After we were seated at our table, we began to study the pan-Asian menu, which is primarily influenced by Filipino, Thai and Indonesian cooking styles. The menu under Chef Jessica Gorin had a mix of small and large plates. Feeling adventurous, Stella and I mostly focused on small plates so that we could try a variety of dishes.
SIDE NOTE: Our waiter was especially patient when it came time for me to order a wine with my dinner. Because we primarily ordered seafood and was eating in a mostly Asian restaurant, I was looking for a white wine. I would say I tried probably three different white wines by the glass before I gave up, feeling exasperated, and ended up with a red wine. Like I said, the waiter was especially patient and was very willing to give me sips of each wine so I could make my selection. I give him major props for that. I do not give props, however, to the wine list that featured very weak and immature white wines. The red wine I ended up with was sufficient for dinner but nothing noteworthy.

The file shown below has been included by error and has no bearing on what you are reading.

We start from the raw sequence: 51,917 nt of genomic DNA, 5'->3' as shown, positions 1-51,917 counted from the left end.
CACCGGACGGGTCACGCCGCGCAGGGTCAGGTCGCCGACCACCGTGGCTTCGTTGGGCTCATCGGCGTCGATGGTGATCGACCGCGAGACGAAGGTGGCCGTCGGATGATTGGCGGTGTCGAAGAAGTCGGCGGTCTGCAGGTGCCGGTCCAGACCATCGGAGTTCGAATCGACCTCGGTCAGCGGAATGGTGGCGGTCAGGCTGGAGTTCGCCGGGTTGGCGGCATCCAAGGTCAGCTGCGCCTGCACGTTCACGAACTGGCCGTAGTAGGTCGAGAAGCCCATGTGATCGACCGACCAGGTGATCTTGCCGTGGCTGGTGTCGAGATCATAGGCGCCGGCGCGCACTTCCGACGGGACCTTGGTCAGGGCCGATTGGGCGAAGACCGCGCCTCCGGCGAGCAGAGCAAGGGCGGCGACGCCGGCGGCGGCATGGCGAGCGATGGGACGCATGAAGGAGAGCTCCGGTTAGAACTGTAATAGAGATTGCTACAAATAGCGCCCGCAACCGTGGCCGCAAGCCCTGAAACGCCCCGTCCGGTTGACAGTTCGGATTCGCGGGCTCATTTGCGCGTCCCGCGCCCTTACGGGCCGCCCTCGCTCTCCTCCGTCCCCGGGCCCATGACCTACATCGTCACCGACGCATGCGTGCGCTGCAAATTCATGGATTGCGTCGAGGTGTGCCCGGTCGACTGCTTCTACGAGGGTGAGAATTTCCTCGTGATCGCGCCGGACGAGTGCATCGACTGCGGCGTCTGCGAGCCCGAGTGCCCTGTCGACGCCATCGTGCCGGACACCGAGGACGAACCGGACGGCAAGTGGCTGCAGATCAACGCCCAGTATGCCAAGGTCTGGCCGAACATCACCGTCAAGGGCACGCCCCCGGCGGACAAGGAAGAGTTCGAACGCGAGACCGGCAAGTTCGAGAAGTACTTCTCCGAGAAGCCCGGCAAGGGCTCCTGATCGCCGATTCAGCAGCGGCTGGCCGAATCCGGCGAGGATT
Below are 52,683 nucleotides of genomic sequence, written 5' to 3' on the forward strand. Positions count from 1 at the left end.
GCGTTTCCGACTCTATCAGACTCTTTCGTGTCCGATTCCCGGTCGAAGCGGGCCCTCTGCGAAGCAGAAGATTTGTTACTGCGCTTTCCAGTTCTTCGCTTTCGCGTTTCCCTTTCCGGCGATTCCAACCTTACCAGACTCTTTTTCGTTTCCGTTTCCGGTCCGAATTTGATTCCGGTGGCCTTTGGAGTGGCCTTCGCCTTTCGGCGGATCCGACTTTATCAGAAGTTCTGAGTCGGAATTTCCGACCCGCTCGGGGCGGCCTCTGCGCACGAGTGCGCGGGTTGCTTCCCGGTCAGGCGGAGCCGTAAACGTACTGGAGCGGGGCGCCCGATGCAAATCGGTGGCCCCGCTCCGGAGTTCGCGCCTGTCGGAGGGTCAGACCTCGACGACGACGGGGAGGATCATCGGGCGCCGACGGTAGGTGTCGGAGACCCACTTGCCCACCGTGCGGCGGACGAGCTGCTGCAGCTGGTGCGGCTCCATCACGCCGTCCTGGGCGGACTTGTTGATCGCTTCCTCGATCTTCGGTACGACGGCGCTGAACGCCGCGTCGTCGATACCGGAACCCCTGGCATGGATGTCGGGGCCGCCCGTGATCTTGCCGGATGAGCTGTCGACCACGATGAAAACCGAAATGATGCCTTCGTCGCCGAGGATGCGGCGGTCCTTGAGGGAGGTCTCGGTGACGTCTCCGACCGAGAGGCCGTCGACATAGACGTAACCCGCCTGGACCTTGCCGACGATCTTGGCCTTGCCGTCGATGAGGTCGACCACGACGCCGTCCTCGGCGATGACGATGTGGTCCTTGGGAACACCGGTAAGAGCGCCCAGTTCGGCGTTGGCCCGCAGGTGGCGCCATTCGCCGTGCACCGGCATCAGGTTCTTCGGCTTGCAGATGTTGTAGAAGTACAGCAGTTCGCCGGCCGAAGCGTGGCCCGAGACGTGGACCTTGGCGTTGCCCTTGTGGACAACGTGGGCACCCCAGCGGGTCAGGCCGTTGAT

On to the plates: First up was the Peekytoe Crab salad ($12) with an English pea-cilantro puree with wasabi tobiko and chive blossoms. The crab salad had this unusually pale coloring, but the flavor and taste overall was pleasant. The subtle flavors of the crab were brightened by the citrus notes in the pea and cilantro puree. The chive blossoms on top also added a nice texture to the overall dish.
Then came the Chilled Avocado Soup ($8) topped with grilled prawns and drizzled with green papaya and herb oil. If I were Tom Colicchio of Top Chef, I would call this dish “disgusting.” But I can’t pull off Colicchio, and I do not want to shave my head just to call a dish disgusting. All I can say was that this was “disappointing.” The avocado soup lacked flavor and I just felt like I was eating bland pureed guacamole. The only saving grace was the grilled prawns, which added the taste of caramelized shrimp. Really, how wrong can you go with grilled fresh shrimp? If they had chopped up the shrimp and spread it around the soup, then maybe the bland avocado soup wouldn’t have been so offensive to me.